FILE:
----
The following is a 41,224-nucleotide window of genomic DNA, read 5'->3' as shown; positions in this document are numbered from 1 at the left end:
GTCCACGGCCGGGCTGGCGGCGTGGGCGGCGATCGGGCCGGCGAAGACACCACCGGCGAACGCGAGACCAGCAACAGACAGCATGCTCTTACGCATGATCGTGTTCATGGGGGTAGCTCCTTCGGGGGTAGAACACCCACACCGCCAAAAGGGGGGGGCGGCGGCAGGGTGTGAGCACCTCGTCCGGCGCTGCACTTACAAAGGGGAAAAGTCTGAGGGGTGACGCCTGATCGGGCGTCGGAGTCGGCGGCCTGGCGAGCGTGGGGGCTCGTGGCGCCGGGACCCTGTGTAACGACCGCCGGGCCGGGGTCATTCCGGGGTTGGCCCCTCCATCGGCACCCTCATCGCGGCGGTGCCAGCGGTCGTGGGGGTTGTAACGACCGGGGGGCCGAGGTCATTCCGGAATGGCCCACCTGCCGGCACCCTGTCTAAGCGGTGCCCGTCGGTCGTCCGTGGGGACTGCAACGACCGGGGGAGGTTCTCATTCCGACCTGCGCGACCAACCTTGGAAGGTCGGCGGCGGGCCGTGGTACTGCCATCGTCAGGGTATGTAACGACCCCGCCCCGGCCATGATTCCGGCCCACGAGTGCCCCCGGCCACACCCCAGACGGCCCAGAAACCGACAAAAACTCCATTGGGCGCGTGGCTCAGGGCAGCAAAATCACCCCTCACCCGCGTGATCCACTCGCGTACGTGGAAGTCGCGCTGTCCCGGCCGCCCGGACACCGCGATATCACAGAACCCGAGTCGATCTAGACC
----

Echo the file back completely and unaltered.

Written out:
The following is a 41,224-nucleotide window of genomic DNA, read 5'->3' as shown; positions in this document are numbered from 1 at the left end:
GTCCACGGCCGGGCTGGCGGCGTGGGCGGCGATCGGGCCGGCGAAGACACCACCGGCGAACGCGAGACCAGCAACAGACAGCATGCTCTTACGCATGATCGTGTTCATGGGGGTAGCTCCTTCGGGGGTAGAACACCCACACCGCCAAAAGGGGGGGGCGGCGGCAGGGTGTGAGCACCTCGTCCGGCGCTGCACTTACAAAGGGGAAAAGTCTGAGGGGTGACGCCTGATCGGGCGTCGGAGTCGGCGGCCTGGCGAGCGTGGGGGCTCGTGGCGCCGGGACCCTGTGTAACGACCGCCGGGCCGGGGTCATTCCGGGGTTGGCCCCTCCATCGGCACCCTCATCGCGGCGGTGCCAGCGGTCGTGGGGGTTGTAACGACCGGGGGGCCGAGGTCATTCCGGAATGGCCCACCTGCCGGCACCCTGTCTAAGCGGTGCCCGTCGGTCGTCCGTGGGGACTGCAACGACCGGGGGAGGTTCTCATTCCGACCTGCGCGACCAACCTTGGAAGGTCGGCGGCGGGCCGTGGTACTGCCATCGTCAGGGTATGTAACGACCCCGCCCCGGCCATGATTCCGGCCCACGAGTGCCCCCGGCCACACCCCAGACGGCCCAGAAACCGACAAAAACTCCATTGGGCGCGTGGCTCAGGGCAGCAAAATCACCCCTCACCCGCGTGATCCACTCGCGTACGTGGAAGTCGCGCTGTCCCGGCCGCCCGGACACCGCGATATCACAGAACCCGAGTCGATCTAGACC